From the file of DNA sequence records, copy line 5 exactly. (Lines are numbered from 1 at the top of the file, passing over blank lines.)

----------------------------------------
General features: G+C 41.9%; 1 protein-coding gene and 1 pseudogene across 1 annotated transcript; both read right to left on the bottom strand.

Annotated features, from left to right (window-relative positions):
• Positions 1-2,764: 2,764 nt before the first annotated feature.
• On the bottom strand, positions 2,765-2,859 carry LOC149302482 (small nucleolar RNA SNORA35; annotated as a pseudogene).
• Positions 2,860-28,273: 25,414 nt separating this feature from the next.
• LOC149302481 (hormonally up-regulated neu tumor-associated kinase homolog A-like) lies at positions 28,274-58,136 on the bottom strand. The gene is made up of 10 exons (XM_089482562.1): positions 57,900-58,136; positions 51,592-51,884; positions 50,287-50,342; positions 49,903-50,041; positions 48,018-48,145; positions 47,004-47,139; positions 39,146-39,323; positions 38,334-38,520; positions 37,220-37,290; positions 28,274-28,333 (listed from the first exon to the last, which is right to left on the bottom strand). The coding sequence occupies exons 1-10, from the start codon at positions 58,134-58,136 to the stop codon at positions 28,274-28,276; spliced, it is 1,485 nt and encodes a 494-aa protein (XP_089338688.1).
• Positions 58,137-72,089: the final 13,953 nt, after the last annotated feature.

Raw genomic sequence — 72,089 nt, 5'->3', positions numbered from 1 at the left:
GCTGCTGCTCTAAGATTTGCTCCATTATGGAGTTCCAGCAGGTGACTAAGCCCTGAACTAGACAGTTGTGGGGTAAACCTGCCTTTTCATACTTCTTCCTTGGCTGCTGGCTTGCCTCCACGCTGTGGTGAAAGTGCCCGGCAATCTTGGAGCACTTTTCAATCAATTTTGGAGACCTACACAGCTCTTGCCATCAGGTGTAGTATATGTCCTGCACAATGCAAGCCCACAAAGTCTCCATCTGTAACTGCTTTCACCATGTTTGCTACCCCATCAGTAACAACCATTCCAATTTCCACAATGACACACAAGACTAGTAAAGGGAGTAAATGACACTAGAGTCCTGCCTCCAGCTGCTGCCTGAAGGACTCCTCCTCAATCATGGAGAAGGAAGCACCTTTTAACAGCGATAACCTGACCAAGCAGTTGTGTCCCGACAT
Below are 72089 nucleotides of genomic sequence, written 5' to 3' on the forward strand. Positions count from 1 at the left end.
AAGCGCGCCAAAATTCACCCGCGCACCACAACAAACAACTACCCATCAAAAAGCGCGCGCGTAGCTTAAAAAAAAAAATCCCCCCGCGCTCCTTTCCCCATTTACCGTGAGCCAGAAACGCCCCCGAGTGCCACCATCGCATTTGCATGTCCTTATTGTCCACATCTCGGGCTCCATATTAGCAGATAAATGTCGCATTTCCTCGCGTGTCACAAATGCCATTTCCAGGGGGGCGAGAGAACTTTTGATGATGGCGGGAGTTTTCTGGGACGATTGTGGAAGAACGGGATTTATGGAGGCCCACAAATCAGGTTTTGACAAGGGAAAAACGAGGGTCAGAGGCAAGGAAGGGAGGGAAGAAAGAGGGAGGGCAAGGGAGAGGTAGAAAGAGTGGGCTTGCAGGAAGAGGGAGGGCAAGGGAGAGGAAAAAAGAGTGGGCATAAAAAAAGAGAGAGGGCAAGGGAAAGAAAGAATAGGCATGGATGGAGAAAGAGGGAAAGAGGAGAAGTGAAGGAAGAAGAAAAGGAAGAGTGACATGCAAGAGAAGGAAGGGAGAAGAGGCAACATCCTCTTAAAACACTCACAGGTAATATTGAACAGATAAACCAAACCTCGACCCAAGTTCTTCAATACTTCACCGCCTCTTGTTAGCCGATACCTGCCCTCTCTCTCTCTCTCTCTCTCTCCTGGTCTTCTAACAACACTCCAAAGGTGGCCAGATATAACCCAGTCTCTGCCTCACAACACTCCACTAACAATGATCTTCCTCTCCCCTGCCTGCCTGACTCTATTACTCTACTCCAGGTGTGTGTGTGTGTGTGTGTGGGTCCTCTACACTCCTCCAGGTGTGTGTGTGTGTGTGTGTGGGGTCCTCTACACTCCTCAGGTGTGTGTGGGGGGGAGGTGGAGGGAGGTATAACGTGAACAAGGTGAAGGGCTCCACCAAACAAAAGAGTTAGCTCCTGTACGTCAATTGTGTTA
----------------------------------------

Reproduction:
• Positions 2,860-28,273: 25,414 nt separating this feature from the next.